Children’s Hospital & Medical Center (CHMC) is the latest healthcare organization to have possibly violated the HIPAA right of access requirements resulting in a settlement, according to an announcement by the Office for Civil Rights (OCR) at the U.S. Department of Health and Human Services (HHS).  OCR’s announcement marks the twentieth settlement related to violations of HIPAA access rights achieved since the start of its Right of Access Initiative.

The HIPAA right of access standard can be found at 45 CFR §164.524, and generally provides that a HIPAA covered entity must provide individuals, upon request, with access to protected health information (PHI) about the individual maintained by the covered entity in one or more designated record sets.  An individual’s personal representative (which would be any person with authority under state law to make health care decisions for the individual, like the parent of a minor), also has the right to access an individual’s PHI, upon request, consistent with the scope of such representation (see 45 CFR §164.502(g)).  The access requirements generally do not apply to (1) information not considered “designated record sets,” as defined by 45 C.F.R. § 164.501, (2) psychotherapy notes, and (3) records created in reasonable anticipation of or for a civil, criminal, or administrative action. 45 C.F.R. § 164.524.  

CG attorneys have noted in previous blog posts that OCR’s enforcement efforts and related monetary settlements have been broad and wide-reaching, affecting covered entities of all sizes and related various areas of the law.  The nineteenth settlement arose from a patient complaint filed in August 2019, alleging that a West Virginia provider failed to provide a copy of a minor child’s records to the child’s parent.  And OCR’s most recent announcement related to it its settlement with CHMC involves a similar allegation. 

OCR’s settlement with CHMC stems from a complaint filed in May 2020 by a parent who alleged that CHMC did not provide her with timely access to her deceased minor daughter’s complete medical record.  The parent, who was her minor daughter’s personal representative, submitted a written request to CHMC for access to her late daughter’s records in January 2020.  CHMC provided the parent with a portion of the requested records but the remainder of records needed to be collected from another division of CHMC, according to the resolution agreement.  The parent contacted CHMC several times regarding the request and the remaining records.  According to OCR, the remaining records were provided to the parent because of its investigation and were received by the parent in June 2016 and July 2020, six and seven months after the initial request. OCR’s investigation concluded that CHMC may have violated HIPAA right of access requirements by failing to provide access to PHI in a timely manner.  As part of the settlement agreement, CHMC agreed to pay HHS $80,000 and agreed to comply with a Corrective Action Plan (CAP) that will end one year from the effective date.  

Covered entities should note these key takeaways from CHMC’s settlement.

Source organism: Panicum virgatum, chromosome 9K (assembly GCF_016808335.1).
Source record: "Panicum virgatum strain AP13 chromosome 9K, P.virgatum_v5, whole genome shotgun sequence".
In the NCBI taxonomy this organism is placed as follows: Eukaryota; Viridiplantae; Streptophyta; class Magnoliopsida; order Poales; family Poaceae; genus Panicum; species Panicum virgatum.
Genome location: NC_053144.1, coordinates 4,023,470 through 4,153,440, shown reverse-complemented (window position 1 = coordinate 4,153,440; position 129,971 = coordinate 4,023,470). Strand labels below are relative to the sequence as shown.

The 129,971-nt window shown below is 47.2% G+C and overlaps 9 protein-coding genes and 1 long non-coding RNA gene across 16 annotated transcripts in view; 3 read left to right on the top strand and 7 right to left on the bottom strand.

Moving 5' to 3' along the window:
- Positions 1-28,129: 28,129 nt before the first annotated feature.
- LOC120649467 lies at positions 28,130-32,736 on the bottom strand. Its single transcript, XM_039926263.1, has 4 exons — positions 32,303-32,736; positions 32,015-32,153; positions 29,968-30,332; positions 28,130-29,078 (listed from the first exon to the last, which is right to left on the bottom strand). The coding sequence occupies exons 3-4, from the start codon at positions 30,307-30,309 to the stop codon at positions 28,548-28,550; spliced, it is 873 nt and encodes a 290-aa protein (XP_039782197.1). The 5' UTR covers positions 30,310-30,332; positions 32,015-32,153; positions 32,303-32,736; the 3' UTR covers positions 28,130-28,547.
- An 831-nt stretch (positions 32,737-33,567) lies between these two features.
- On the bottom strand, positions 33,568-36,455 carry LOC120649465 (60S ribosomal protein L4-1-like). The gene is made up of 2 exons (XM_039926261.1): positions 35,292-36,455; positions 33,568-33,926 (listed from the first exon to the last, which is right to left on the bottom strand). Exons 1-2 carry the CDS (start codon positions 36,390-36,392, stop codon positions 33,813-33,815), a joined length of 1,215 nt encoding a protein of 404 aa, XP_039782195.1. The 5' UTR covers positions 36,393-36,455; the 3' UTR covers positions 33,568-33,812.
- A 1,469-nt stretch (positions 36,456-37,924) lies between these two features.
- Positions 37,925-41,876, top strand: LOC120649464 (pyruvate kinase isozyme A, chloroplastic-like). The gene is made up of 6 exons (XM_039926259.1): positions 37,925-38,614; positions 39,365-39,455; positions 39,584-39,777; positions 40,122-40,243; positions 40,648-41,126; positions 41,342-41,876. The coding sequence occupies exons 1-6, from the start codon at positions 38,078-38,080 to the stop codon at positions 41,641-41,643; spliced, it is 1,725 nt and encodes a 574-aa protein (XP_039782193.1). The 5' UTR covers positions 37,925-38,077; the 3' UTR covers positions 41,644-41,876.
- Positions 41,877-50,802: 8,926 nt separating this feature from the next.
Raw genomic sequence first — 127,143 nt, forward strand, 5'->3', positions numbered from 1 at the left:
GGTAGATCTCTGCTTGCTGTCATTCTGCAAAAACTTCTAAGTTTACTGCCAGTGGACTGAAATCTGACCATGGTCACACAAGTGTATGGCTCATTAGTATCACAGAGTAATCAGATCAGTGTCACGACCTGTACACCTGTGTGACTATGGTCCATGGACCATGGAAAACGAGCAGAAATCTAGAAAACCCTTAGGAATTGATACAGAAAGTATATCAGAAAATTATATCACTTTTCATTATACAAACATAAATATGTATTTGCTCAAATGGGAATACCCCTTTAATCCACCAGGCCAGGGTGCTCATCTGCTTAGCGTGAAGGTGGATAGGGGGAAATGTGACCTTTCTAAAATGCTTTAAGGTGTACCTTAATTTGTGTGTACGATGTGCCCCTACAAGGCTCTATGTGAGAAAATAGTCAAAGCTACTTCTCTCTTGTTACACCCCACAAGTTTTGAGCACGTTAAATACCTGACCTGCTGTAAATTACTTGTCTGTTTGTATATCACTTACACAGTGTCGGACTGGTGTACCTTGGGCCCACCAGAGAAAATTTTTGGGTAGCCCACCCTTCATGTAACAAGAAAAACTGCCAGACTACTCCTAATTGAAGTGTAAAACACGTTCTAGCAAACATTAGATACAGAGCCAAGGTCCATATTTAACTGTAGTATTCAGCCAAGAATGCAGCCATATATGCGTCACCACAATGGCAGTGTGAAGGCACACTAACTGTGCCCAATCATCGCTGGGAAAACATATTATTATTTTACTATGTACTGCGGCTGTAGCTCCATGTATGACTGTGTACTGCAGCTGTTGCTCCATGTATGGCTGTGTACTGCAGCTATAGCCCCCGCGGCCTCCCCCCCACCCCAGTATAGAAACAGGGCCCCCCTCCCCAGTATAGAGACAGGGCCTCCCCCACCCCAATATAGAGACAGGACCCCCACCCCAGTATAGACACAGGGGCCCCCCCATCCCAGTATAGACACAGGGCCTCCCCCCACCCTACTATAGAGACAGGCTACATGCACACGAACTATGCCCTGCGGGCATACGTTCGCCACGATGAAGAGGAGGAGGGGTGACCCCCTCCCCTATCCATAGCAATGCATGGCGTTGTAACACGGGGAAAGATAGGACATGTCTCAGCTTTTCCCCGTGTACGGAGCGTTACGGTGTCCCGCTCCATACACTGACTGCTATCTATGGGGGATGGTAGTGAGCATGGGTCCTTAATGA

1. This is the second settlement in 2021 involving a personal representative’s access to a patient’s records – particularly, a parent’s access to a minor child’s records.  Covered entities should ensure training includes the role of personal representatives. 
  2. Do not underestimate a frustrated patient’s resolve, especially a parent.  While patients and personal representatives do not have a private right of action under HIPAA, they can and will file complaints with OCR, which is easily done by mail or online via the OCR Complaint Portal.  Note that anyone can file a complaint – not just the aggrieved party.
  3. Covered entities should not expect OCR to automatically grant second chances.  In many of the HIPAA Right of Access Initiative settlements, OCR initially provides technical assistance and does not initiate a formal investigation until there is a second complaint against the covered entity related to that technical assistance.  However, there have been several HIPAA Right of Access Initiative enforcement actions – including the majority of recent settlements – that settle without OCR providing prior technical assistance or after a second complaint.
  4. Partial compliance is not compliance and can cause OCR to take action.  Covered entities should ensure full compliance with HIPAA access rules.  Covered entities should also review their process for medical record access and remove encumbrances or hurdles, like the need to collect different parts of the medical record from different divisions.

Covered entities should ensure familiarity and compliance with HIPAA requirements, including the right to access protected health information by a patient or a personal representative (45 CFR §164.502(g)).  These rights under HIPAA to access protected health information are at 45 C.F.R. § 165.524 and there is HHS guidance on the topic.  As noted by Acting OCR Director Robinsue Frohboese, “OCR’s Right of Access Initiative supports patients’ and personal representatives’ fundamental right to their health information and underscores the importance of all covered entities’ compliance with this essential right.”

The attorneys at Chilivis Grubman assist businesses of all types and sizes in connection with HIPAA-related matters, including breach response, breach notification, OCR investigations, and resulting civil litigation.  If you need assistance with such a matter, please contact us today.